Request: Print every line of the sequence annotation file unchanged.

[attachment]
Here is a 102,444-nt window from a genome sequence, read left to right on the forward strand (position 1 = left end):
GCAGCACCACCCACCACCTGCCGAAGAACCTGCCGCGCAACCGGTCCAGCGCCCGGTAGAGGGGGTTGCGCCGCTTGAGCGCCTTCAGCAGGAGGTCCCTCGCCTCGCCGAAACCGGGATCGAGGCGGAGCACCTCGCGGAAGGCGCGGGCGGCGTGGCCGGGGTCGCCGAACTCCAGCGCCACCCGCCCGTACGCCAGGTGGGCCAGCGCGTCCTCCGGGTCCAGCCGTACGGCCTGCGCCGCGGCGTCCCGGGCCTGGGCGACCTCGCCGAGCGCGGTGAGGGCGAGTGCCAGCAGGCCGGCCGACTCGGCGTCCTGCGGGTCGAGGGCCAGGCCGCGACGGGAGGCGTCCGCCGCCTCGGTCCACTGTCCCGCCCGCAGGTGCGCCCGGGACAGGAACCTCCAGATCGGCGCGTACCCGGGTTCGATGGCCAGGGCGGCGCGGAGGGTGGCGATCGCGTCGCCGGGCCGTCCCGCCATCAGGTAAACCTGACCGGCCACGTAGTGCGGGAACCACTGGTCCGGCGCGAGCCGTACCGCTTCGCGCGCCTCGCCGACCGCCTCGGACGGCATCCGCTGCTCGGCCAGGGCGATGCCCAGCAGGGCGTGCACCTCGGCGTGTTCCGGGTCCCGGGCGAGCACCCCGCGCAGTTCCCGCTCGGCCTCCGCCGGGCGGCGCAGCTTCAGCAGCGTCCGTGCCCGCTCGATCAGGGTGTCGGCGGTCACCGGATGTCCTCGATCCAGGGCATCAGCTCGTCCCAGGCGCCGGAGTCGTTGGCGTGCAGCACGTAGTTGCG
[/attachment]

Here is a 102,444-nt window from a genome sequence, read left to right on the forward strand (position 1 = left end):
GCAGCACCACCCACCACCTGCCGAAGAACCTGCCGCGCAACCGGTCCAGCGCCCGGTAGAGGGGGTTGCGCCGCTTGAGCGCCTTCAGCAGGAGGTCCCTCGCCTCGCCGAAACCGGGATCGAGGCGGAGCACCTCGCGGAAGGCGCGGGCGGCGTGGCCGGGGTCGCCGAACTCCAGCGCCACCCGCCCGTACGCCAGGTGGGCCAGCGCGTCCTCCGGGTCCAGCCGTACGGCCTGCGCCGCGGCGTCCCGGGCCTGGGCGACCTCGCCGAGCGCGGTGAGGGCGAGTGCCAGCAGGCCGGCCGACTCGGCGTCCTGCGGGTCGAGGGCCAGGCCGCGACGGGAGGCGTCCGCCGCCTCGGTCCACTGTCCCGCCCGCAGGTGCGCCCGGGACAGGAACCTCCAGATCGGCGCGTACCCGGGTTCGATGGCCAGGGCGGCGCGGAGGGTGGCGATCGCGTCGCCGGGCCGTCCCGCCATCAGGTAAACCTGACCGGCCACGTAGTGCGGGAACCACTGGTCCGGCGCGAGCCGTACCGCTTCGCGCGCCTCGCCGACCGCCTCGGACGGCATCCGCTGCTCGGCCAGGGCGATGCCCAGCAGGGCGTGCACCTCGGCGTGTTCCGGGTCCCGGGCGAGCACCCCGCGCAGTTCCCGCTCGGCCTCCGCCGGGCGGCGCAGCTTCAGCAGCGTCCGTGCCCGCTCGATCAGGGTGTCGGCGGTCACCGGATGTCCTCGATCCAGGGCATCAGCTCGTCCCAGGCGCCGGAGTCGTTGGCGTGCAGCACGTAGTTGCG